By Elizabeth Margolis-Pineo
© Portland Press Herald/Maine Sunday Telegram 2009
What IS a “Super Tuscan” anyway? That is the question that sent us on a quest for a low-key, low-cost, wine-soaked week in Tuscany.
In July, we registered on a home-exchange website (www.HomeExchange.com). In September, “Maria” contacted us to offer the ground floor of her rambling country home in Carmignano. Perfect. Carmignano is one of Tuscany’s oldest winemaking towns, nestled in the hills between Florence and Lucca — all vineyards, farms and olive trees.
Just as Portland was just starting to get chilly, we redeemed our flyer miles for airfare. We contacted Auto Europe, here in Portland, and rented a sky-blue Fiat for around $250. Auto Europe also offers GPS units. Ours has saved our marriage many times.
Maria’s villa sat high on a hill overlooking Florence. We saw the red-roofed Duomo in the distance, one of Europe’s most famous cathedrals. The air was fragrant with rosemary and lavender, and a faint tang of burning brush. Shoes off, we sat on sun-warmed terra cotta tiles trying to take it all in. My husband David dozed, face raised to the sun, eyes closed. Emitting a faint, happy snore now and then.
Carmignano’s silvery green olive trees were heavy with olives. Nets were strung and the harvest had begun. We hiked up to our pretty little town’s medieval Rocca, or fortress, where the views are sensational. Below, the ancient church of St. Michele houses Pontormo’s The Visitation, an astonishing and intimate painting of pregnant Mary with John the Baptist’s pregnant mother, Elizabeth—a real treasure.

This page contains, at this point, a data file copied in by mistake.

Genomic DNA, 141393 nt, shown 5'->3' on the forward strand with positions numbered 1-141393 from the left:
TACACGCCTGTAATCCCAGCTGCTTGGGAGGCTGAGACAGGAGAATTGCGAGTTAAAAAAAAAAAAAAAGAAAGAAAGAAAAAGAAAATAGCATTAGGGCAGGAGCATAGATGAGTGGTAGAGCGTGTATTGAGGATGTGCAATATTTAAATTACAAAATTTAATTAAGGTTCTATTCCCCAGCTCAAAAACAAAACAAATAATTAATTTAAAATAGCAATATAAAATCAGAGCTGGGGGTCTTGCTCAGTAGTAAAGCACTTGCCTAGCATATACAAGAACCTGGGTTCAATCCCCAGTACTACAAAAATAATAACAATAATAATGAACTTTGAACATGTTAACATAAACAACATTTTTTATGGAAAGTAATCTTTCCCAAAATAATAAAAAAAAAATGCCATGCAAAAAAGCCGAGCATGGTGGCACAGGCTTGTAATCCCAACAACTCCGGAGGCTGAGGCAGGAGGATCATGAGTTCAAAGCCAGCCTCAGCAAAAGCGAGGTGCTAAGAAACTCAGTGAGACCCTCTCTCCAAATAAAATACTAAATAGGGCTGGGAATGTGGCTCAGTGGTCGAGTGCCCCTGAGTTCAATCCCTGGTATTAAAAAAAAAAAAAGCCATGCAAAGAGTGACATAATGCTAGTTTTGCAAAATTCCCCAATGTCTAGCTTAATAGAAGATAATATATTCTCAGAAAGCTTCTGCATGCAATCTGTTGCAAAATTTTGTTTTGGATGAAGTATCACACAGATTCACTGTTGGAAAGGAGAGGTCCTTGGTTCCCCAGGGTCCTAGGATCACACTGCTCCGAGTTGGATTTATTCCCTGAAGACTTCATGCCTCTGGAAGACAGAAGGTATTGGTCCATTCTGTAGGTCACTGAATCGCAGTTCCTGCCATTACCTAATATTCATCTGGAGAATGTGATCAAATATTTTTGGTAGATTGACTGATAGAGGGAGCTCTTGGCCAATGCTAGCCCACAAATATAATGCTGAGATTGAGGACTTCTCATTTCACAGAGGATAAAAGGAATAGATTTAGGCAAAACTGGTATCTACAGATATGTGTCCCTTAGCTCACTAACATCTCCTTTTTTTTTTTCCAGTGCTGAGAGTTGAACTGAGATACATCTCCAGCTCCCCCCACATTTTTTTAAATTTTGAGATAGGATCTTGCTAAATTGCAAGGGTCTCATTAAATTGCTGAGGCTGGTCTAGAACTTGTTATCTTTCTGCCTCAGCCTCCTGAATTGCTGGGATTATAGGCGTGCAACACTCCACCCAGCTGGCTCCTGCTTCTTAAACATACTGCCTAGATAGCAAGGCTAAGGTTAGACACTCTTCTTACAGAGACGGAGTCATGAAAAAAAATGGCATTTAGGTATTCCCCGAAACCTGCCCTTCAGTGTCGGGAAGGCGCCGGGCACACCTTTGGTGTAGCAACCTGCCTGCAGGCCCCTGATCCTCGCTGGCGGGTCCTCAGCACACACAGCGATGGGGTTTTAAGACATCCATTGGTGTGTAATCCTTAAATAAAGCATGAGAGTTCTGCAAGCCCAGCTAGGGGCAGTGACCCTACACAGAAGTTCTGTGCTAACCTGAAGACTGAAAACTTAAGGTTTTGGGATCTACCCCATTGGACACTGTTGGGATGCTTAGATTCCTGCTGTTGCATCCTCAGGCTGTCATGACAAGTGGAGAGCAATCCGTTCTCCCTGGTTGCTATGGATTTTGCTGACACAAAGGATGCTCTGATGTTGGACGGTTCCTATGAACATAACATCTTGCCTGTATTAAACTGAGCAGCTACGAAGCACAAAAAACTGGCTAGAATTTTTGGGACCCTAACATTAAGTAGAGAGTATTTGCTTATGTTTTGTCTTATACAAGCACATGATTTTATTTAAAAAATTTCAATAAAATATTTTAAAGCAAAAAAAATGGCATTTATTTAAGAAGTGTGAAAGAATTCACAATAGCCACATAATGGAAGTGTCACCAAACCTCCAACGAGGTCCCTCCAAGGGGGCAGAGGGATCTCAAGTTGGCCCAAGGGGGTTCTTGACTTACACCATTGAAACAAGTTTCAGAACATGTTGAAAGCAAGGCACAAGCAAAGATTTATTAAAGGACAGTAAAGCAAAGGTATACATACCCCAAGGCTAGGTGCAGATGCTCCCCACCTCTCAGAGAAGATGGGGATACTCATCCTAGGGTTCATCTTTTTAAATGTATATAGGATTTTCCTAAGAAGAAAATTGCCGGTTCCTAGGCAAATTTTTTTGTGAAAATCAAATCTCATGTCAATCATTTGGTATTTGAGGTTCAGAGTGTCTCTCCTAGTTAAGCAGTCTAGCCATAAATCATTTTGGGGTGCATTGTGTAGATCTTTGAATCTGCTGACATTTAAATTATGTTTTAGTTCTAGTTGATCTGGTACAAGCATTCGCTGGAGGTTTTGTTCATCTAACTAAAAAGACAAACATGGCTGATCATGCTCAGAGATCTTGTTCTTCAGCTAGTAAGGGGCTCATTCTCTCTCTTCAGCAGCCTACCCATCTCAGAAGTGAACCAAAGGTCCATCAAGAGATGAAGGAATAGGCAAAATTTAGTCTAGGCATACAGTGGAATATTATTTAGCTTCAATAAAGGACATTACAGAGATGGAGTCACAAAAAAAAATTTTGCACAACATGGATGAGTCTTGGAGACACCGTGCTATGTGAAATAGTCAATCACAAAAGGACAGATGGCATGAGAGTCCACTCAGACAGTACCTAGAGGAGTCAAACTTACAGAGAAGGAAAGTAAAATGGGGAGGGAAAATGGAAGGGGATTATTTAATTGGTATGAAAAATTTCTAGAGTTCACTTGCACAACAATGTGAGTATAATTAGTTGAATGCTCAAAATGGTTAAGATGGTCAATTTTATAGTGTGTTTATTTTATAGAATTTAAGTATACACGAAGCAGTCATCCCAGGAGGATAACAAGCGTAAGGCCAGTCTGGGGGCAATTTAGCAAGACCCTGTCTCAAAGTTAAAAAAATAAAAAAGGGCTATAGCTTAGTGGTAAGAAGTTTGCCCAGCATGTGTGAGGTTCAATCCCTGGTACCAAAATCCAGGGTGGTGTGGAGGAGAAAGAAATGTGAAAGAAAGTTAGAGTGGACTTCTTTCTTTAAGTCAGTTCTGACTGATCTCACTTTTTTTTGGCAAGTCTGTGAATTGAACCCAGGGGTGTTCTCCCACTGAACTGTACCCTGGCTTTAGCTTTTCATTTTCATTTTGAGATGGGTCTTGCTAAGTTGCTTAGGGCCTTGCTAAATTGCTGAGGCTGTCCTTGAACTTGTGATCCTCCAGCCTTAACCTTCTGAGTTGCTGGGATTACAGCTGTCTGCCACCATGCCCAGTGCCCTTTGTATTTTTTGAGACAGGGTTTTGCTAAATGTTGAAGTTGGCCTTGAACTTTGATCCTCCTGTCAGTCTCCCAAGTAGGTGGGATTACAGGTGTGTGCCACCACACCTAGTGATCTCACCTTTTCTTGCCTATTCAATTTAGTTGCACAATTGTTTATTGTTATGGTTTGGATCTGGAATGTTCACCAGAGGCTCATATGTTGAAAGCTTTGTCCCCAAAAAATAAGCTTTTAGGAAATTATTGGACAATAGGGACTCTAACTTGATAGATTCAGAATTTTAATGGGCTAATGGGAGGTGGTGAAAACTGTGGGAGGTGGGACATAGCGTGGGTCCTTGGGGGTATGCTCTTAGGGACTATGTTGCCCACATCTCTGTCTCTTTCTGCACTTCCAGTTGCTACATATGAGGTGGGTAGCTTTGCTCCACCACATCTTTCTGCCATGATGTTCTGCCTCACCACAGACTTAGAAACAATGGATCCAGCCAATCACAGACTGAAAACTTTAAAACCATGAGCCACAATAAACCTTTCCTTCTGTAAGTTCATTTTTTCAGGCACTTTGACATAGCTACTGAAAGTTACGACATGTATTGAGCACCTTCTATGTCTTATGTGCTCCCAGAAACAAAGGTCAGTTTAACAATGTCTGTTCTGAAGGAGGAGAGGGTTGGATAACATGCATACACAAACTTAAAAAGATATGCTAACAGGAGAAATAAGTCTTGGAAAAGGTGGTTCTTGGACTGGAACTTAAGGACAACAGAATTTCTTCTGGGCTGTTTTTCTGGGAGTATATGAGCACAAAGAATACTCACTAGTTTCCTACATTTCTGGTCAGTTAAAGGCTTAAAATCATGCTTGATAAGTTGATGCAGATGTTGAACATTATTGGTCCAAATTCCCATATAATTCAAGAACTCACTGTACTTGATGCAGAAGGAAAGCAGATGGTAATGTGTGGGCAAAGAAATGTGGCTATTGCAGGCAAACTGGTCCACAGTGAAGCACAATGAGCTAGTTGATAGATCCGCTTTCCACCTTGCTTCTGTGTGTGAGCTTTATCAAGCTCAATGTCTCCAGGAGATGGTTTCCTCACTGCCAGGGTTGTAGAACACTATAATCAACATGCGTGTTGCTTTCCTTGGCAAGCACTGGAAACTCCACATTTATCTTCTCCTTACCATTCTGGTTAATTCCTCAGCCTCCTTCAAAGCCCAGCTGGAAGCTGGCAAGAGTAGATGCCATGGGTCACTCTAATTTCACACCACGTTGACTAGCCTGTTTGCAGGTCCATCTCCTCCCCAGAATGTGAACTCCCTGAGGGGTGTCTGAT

At the local enoteca, we enjoyed an informal wine tasting. A fancy machine doled out four local wines, alla spina, with buttons for half glass, full glass or tasting portion. Sometimes the barmaid pressed the tasting-portion button and we got a full glass. She shrugged with that classic Italian, “who knows?” expression. We sampled Poggio De’Colli; Trefiano; Apezzana; and Il Sasso, all of which tasted of fruit, sun and earth. “This is going to be a great week,” said my husband. He was right.
Berchetto, Poggio a Caiano, and Montalbano
We noticed posters for a chestnut festival in neighboring Berchetto. Yes, a chestnut festival. We arrived to a small crowd milling between outdoor cooking stations. We bought a bag of roasted chestnuts, “bruciate,” pulled right from the coals. There were necci, sweet chestnut crepes, and 50-euro-cent “new wine.” Tuscan wines age beautifully, but we were surpised at how tasty they are right out of the barrel.
A trip to Prato for their famous almond cookies, cantucci and brutti buoni, was worth it. These are best dipped in Vin Santo, sweet Tuscan dessert wine. We brought home a bag for later.
At the Villa Medicea in Poggio a Caiano, a 15th-century country estate of lavishly painted, meticulously restored rooms, we got a sense of “how the other half lived” in rural Italy. The high walls and vaulted ceilings were covered in colorful murals—all opulence, wit and allegory.